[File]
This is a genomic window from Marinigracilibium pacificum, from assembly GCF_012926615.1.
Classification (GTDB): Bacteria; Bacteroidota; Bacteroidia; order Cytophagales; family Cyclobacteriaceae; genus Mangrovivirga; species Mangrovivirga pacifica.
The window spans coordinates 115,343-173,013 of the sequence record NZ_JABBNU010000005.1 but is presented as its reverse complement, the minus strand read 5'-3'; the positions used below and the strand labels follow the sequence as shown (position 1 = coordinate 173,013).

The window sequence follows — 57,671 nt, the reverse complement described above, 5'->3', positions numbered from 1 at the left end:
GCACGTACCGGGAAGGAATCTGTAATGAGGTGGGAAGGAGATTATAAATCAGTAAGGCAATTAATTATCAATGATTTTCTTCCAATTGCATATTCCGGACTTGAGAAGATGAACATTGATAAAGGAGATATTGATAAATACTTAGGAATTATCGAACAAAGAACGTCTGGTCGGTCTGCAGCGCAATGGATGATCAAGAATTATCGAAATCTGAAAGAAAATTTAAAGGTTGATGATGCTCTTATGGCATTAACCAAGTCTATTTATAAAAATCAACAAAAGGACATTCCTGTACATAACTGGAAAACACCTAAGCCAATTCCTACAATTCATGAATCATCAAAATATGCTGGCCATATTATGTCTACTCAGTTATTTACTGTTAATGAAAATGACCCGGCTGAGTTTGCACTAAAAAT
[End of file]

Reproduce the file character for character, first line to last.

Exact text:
This is a genomic window from Marinigracilibium pacificum, from assembly GCF_012926615.1.
Classification (GTDB): Bacteria; Bacteroidota; Bacteroidia; order Cytophagales; family Cyclobacteriaceae; genus Mangrovivirga; species Mangrovivirga pacifica.
The window spans coordinates 115,343-173,013 of the sequence record NZ_JABBNU010000005.1 but is presented as its reverse complement, the minus strand read 5'-3'; the positions used below and the strand labels follow the sequence as shown (position 1 = coordinate 173,013).

The window sequence follows — 57,671 nt, the reverse complement described above, 5'->3', positions numbered from 1 at the left end:
GCACGTACCGGGAAGGAATCTGTAATGAGGTGGGAAGGAGATTATAAATCAGTAAGGCAATTAATTATCAATGATTTTCTTCCAATTGCATATTCCGGACTTGAGAAGATGAACATTGATAAAGGAGATATTGATAAATACTTAGGAATTATCGAACAAAGAACGTCTGGTCGGTCTGCAGCGCAATGGATGATCAAGAATTATCGAAATCTGAAAGAAAATTTAAAGGTTGATGATGCTCTTATGGCATTAACCAAGTCTATTTATAAAAATCAACAAAAGGACATTCCTGTACATAACTGGAAAACACCTAAGCCAATTCCTACAATTCATGAATCATCAAAATATGCTGGCCATATTATGTCTACTCAGTTATTTACTGTTAATGAAAATGACCCGGCTGAGTTTGCACTAAAAAT